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Thomas Day Statue 4--Holding a Planer | by David Hoffman '41
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Thomas Day Statue 4--Holding a Planer

[The series on Thomas Day contains 13 images] This is a creative commons image, which you may freely use by linking to this page. Please respect the photographer and his work.

 

Taken outside the North Carolina Museum of History, Raleigh. I had many interior shots of his finely-crafted furniture, but they were awful, overpowered by visual noise.

 

The following is from the Wikipedia article on Thomas Day. en.wikipedia.org/wiki/Thomas_Day_(North_Carolina)

 

“Thomas Day (c1801-c1861) was a free black American furniture designer and cabinetmaker in Caswell County, North Carolina. Day's furniture-making business became one of the largest of its kind in North Carolina, employing at one point up to twelve workers, and distributing furniture to wealthier customers throughout the state. Much of Day's furniture was produced for prominent political leaders, the state government, and the University of North Carolina.”

 

“Day began his cabinetmaking business in Milton, North Carolina with his brother, John Day, Jr., but his brother left Caswell County by 1825, leaving the cabinetry business solely to Thomas. John Day would later emigrate to Liberia and serve as Chief Justice of Liberia.”

 

“Day's furniture-making business, though owned by a free black American, employed the use of both black slaves and of white apprentices, despite the general belief that Day, as a free man, was of lower social stature than his white apprentices.”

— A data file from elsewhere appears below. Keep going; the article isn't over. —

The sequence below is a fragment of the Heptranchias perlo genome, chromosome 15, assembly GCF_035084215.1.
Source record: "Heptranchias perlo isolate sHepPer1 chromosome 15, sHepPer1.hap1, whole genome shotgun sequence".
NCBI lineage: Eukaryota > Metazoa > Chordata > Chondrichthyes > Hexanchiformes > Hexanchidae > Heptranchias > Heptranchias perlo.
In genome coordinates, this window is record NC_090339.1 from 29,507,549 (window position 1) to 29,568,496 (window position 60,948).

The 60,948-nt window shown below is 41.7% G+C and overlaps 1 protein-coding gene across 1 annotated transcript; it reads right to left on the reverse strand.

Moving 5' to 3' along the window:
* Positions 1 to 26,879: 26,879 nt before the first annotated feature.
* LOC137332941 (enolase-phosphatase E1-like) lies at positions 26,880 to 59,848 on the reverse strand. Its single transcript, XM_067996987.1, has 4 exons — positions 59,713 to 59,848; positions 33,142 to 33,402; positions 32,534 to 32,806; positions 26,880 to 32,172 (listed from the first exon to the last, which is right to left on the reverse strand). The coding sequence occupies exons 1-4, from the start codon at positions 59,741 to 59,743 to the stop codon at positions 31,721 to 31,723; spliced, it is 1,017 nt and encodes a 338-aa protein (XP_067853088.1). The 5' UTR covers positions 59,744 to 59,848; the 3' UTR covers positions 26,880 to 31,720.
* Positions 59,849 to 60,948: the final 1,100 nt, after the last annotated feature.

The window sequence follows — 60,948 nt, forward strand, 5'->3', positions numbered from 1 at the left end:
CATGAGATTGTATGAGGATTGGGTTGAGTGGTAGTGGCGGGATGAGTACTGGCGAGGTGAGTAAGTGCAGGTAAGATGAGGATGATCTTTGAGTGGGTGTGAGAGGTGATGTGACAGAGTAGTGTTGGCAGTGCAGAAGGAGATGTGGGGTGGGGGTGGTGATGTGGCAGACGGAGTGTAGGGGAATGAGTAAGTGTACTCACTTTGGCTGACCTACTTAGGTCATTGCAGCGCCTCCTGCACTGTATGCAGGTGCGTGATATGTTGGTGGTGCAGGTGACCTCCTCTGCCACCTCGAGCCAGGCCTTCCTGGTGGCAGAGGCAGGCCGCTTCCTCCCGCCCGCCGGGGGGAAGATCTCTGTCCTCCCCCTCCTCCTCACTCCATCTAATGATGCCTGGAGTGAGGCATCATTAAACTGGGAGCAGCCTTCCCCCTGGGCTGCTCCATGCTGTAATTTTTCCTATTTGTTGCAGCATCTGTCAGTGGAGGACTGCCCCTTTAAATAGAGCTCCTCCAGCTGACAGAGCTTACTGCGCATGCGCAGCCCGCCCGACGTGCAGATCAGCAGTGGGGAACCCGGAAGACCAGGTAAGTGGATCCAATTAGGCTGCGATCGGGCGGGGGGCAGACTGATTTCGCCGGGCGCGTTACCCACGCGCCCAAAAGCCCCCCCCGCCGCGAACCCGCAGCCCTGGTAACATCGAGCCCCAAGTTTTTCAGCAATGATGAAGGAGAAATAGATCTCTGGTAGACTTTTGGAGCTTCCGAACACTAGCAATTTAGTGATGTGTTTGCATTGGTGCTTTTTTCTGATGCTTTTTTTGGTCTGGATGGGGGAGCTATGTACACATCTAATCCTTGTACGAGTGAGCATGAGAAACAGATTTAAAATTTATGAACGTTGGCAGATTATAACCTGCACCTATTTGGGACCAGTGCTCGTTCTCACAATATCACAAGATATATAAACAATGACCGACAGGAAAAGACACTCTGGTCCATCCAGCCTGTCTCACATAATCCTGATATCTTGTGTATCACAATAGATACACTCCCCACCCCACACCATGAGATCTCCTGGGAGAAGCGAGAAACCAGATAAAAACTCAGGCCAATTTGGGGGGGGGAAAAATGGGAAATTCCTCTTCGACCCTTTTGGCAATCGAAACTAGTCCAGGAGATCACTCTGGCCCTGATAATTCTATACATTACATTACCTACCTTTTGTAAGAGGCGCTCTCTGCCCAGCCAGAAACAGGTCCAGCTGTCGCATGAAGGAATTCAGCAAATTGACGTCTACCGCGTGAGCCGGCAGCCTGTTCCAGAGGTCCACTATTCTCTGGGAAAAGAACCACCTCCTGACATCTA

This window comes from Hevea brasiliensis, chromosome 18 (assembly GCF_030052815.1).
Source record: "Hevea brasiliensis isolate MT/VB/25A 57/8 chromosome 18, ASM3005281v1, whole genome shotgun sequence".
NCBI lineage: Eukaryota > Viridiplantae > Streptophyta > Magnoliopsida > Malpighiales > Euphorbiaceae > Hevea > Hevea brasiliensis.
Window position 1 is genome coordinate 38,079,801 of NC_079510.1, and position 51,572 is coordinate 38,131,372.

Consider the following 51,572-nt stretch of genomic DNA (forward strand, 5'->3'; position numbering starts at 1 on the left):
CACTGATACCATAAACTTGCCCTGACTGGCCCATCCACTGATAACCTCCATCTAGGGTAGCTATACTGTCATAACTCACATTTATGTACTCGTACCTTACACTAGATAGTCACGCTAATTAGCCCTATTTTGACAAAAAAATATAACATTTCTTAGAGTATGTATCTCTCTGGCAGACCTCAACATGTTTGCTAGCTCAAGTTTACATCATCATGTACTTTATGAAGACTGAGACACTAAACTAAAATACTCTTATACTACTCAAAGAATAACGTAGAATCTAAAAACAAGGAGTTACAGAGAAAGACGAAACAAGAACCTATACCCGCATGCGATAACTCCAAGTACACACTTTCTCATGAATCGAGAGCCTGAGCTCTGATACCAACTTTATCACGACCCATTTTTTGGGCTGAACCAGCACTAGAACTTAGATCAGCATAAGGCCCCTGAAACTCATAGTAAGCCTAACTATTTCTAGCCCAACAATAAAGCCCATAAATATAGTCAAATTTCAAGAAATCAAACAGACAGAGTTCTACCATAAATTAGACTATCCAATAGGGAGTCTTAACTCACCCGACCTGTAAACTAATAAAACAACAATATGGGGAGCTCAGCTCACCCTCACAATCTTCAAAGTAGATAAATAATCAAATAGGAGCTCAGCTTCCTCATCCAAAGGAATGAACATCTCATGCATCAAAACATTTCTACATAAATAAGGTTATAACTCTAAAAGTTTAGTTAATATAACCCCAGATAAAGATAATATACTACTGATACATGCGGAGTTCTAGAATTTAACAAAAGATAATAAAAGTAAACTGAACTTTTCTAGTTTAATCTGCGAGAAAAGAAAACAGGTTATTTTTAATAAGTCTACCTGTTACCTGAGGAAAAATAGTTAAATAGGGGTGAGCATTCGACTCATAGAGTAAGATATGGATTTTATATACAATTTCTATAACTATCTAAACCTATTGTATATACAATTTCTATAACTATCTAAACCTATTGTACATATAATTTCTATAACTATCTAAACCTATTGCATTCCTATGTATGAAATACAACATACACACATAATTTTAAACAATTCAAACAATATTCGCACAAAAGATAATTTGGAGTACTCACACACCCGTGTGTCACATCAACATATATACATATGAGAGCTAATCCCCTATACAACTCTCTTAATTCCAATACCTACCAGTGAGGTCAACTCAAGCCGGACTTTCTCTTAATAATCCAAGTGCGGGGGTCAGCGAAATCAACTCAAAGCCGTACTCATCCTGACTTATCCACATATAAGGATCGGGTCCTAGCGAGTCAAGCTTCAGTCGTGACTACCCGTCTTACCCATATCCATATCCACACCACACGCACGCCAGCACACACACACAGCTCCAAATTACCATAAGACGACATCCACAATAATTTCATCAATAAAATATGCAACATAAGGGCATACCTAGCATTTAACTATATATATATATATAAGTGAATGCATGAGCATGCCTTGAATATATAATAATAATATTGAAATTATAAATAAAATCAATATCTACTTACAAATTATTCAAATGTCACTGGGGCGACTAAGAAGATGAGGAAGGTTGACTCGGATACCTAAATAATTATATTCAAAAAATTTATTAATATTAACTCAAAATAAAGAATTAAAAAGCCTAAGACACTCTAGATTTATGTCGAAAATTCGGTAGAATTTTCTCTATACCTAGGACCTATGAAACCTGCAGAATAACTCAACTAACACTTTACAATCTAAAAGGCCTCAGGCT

“As a businessman, Day was quite successful, at one point becoming a stockholder in the State Bank of North Carolina, and Day owned significant real estate, including his place of business and residence. This was highly unusual for a free person of color in the era before the American Civil War. Day had even managed to steam-power much of his furniture-making implements, which aided greatly in his production volume and efficiency. A national economic panic in 1857 caused Day's furniture business to suffer heavily, and in 1861 or at some time shortly after, Thomas Day died, although his exact death date is not known due to the lack of local public records. Day's home and workshop have been restored and are significant points of local and state history. In addition, his furniture was and is still seen as some of the highest quality antebellum, native furniture in North Carolina. Pieces of Day's work have been displayed at various museums throughout North Carolina and Virginia, and an exhibit of Day's work opened at the North Carolina Museum of History in May, 2010.”

 

“Due to Day's status as a free black, and his unique achievements given the social and racial restrictions of the era, he is hailed as a highly important figure in the history of North Carolina's African American culture.”

 

1] www.rootsweb.ancestry.com/~ncccha/biographies/thomasday.html

2] www.learnnc.org/lp/editions/nchist-antebellum/5082

3] Thomas Day Education Project—http://thomasday.net/

4] North Carolina Museum of History press release—http://ncmuseumofhistory.org/wgo/press_04122010a.html

5] photos of furniture—http://www.ncdcr.gov/features/thomas_day.asp

 

 

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Taken on November 11, 2010